Justices to hear case over protests at military funerals

A small Kansas church that has gained nationwide attention for protesting loudly at funerals of U.S. service members will receive a Supreme Court hearing over free speech rights.

The justices Monday accepted an appeal from the father of a U.S. Marine killed in Iraq over efforts to keep members of the Topeka-based Westboro Baptist Church from demonstrating near memorial services and burials.

The Marine’s family won a $5 million judgment from the protesters, which lower courts overturned.

The church, led by pastor Fred Phelps, said it believes God is punishing the United States for “the sin of homosexuality” through events such as soldiers’ deaths.

Full story:  Justices to hear case over protests at military funerals – CNN

  • rick013

    Just think of all those service personnel who have given their most over the years just so a group of cranks can exercise “free” speech.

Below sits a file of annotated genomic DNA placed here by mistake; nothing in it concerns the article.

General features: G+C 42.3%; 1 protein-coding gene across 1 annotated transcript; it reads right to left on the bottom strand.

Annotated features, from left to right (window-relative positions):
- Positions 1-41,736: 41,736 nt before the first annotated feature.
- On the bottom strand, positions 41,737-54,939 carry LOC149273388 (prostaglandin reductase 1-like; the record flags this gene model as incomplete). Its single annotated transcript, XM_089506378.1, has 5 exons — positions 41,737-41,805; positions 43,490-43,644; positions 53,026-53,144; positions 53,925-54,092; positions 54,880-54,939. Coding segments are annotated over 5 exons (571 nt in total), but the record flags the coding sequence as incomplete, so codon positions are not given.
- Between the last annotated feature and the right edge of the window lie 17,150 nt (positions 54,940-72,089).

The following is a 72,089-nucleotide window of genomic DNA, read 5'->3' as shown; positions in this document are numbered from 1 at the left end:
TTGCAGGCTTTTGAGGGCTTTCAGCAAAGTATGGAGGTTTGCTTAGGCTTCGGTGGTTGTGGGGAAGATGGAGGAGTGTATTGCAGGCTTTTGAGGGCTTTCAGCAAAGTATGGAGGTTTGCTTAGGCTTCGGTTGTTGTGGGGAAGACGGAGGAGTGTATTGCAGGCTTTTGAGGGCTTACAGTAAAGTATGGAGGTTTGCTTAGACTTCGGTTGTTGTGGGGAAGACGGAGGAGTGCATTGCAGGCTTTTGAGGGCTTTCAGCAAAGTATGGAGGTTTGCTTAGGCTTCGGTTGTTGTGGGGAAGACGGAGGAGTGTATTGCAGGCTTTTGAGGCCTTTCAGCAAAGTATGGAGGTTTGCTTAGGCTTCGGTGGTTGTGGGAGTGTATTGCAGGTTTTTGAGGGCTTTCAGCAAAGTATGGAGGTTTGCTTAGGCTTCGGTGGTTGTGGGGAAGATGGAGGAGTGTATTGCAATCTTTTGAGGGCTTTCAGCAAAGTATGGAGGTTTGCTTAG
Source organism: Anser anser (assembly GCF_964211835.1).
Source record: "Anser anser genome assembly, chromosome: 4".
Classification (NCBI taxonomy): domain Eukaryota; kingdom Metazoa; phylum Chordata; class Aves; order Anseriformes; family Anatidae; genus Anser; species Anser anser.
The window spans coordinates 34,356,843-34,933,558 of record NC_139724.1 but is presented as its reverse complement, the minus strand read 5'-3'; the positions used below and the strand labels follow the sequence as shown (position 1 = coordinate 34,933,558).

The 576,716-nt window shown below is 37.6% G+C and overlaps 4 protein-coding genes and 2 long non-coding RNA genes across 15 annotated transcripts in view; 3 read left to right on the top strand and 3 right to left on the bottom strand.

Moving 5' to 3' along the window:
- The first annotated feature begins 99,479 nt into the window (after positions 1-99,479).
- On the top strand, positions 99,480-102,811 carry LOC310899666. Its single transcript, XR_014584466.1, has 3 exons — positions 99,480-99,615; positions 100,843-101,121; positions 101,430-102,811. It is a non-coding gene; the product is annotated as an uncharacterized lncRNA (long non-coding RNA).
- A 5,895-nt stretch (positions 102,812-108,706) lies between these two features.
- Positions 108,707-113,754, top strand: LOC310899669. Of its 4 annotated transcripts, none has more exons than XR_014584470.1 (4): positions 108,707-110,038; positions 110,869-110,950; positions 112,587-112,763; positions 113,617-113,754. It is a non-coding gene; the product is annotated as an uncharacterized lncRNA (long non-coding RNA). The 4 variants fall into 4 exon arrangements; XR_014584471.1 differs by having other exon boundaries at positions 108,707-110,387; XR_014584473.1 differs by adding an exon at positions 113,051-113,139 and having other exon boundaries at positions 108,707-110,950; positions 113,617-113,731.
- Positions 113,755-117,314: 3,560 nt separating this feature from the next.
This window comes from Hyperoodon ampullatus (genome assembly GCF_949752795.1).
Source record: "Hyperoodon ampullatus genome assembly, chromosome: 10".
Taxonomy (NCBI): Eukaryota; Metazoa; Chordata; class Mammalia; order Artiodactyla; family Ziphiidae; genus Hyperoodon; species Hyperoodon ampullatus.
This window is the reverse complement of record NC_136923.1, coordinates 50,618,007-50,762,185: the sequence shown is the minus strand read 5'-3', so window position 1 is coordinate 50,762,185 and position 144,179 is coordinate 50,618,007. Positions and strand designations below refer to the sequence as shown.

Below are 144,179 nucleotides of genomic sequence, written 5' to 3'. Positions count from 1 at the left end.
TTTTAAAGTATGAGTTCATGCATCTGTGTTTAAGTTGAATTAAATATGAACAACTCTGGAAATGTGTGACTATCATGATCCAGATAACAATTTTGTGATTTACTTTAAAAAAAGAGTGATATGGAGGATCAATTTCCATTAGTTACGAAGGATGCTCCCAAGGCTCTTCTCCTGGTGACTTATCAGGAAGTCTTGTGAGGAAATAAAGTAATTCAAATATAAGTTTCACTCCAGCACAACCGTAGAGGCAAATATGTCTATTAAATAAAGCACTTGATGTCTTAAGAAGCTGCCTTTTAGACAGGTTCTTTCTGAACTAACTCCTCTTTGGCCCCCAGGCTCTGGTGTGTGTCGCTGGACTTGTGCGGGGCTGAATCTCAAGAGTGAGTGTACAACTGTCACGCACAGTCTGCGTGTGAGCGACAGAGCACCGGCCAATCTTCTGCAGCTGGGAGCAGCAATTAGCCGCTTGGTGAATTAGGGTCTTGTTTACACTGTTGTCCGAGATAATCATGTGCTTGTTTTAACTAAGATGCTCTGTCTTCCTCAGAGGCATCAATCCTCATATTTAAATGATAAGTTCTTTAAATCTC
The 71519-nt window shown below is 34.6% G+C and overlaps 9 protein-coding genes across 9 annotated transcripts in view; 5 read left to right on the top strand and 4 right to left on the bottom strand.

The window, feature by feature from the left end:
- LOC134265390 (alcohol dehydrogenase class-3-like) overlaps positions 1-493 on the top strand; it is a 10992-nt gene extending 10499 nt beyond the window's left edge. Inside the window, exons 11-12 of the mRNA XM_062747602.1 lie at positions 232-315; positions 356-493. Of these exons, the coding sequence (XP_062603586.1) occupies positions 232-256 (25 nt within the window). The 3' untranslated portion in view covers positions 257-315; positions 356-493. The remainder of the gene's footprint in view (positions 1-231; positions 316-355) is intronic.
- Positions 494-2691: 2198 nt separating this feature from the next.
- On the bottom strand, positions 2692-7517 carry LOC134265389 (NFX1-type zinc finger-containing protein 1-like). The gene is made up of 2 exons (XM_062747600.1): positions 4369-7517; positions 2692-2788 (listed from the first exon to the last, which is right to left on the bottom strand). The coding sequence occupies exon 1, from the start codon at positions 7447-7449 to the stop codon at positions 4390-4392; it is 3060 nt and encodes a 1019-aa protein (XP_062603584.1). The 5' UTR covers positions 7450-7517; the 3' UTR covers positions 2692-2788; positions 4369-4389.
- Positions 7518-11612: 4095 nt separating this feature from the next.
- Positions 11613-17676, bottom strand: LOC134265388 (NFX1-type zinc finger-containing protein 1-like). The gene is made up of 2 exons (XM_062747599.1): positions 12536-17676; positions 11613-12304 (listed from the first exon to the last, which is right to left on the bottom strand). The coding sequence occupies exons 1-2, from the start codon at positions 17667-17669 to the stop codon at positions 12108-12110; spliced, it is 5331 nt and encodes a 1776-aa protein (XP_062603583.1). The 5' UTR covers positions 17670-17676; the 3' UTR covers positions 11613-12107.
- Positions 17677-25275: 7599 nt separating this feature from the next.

• windrdr

    Phelps and his clan are beyond obnoxious. While they are free to hold whatever beliefs they choose, they should be checked when their actions cause injury and harm. A family participating in the ONLY opportunity to lay a loved one to rest – something for which there is NO do-over, is most certainly injured when a bunch of cranks show up, act like jackasses, and basically dance on the deceased’s grave. Whatever their excuse may be.

    Morally, Phelps’ actions differ only from shouting fire in a crowded theater, in that the potential for injury is mental, and spiritual, for those subjected to it, instead of physical.

    As a society, we recognize that yelling ‘fire’ in a theater is beyond the protections of free speech; likewise we recognize that ‘honor killings’ are beyond the protections of freedom of religion.

    Premeditated, planned harassment of grieving families, in the midst of their loss and suffering, at the graveside, should likewise be beyond the pale, for the same reason – exercise of a ‘right’ should never come at the unwarranted expense of someone else’s – in this case, the right of the families harassed by the Phelps to lay their loved ones to rest in peace, and in privacy.